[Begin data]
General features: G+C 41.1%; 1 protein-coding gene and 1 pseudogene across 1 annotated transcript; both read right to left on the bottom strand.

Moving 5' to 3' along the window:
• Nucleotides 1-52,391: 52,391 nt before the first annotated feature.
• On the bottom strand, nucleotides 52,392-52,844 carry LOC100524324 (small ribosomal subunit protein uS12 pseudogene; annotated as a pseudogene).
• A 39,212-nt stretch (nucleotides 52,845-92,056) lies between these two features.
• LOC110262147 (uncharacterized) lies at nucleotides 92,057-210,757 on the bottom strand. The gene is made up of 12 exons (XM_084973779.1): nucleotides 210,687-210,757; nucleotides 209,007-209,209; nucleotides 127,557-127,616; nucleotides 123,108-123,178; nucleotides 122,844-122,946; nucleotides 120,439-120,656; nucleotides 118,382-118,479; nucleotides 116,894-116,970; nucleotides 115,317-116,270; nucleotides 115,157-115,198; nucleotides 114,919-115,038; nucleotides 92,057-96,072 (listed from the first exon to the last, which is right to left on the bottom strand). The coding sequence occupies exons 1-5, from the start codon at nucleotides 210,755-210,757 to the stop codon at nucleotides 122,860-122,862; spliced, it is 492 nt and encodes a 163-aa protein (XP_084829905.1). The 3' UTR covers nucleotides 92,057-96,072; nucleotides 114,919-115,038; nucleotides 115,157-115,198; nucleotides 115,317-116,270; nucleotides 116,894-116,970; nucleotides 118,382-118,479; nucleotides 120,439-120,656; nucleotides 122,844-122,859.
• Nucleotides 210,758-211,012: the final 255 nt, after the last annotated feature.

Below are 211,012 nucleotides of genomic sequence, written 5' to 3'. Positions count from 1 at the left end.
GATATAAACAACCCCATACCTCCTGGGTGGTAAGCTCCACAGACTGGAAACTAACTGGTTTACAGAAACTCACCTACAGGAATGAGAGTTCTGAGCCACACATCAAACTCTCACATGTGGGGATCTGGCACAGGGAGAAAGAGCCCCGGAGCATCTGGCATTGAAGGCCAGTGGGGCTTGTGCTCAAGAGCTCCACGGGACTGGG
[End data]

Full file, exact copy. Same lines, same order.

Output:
General features: G+C 41.1%; 1 protein-coding gene and 1 pseudogene across 1 annotated transcript; both read right to left on the bottom strand.

Moving 5' to 3' along the window:
• Nucleotides 1-52,391: 52,391 nt before the first annotated feature.
• On the bottom strand, nucleotides 52,392-52,844 carry LOC100524324 (small ribosomal subunit protein uS12 pseudogene; annotated as a pseudogene).
• A 39,212-nt stretch (nucleotides 52,845-92,056) lies between these two features.
• LOC110262147 (uncharacterized) lies at nucleotides 92,057-210,757 on the bottom strand. The gene is made up of 12 exons (XM_084973779.1): nucleotides 210,687-210,757; nucleotides 209,007-209,209; nucleotides 127,557-127,616; nucleotides 123,108-123,178; nucleotides 122,844-122,946; nucleotides 120,439-120,656; nucleotides 118,382-118,479; nucleotides 116,894-116,970; nucleotides 115,317-116,270; nucleotides 115,157-115,198; nucleotides 114,919-115,038; nucleotides 92,057-96,072 (listed from the first exon to the last, which is right to left on the bottom strand). The coding sequence occupies exons 1-5, from the start codon at nucleotides 210,755-210,757 to the stop codon at nucleotides 122,860-122,862; spliced, it is 492 nt and encodes a 163-aa protein (XP_084829905.1). The 3' UTR covers nucleotides 92,057-96,072; nucleotides 114,919-115,038; nucleotides 115,157-115,198; nucleotides 115,317-116,270; nucleotides 116,894-116,970; nucleotides 118,382-118,479; nucleotides 120,439-120,656; nucleotides 122,844-122,859.
• Nucleotides 210,758-211,012: the final 255 nt, after the last annotated feature.

Below are 211,012 nucleotides of genomic sequence, written 5' to 3'. Positions count from 1 at the left end.
GATATAAACAACCCCATACCTCCTGGGTGGTAAGCTCCACAGACTGGAAACTAACTGGTTTACAGAAACTCACCTACAGGAATGAGAGTTCTGAGCCACACATCAAACTCTCACATGTGGGGATCTGGCACAGGGAGAAAGAGCCCCGGAGCATCTGGCATTGAAGGCCAGTGGGGCTTGTGCTCAAGAGCTCCACGGGACTGGG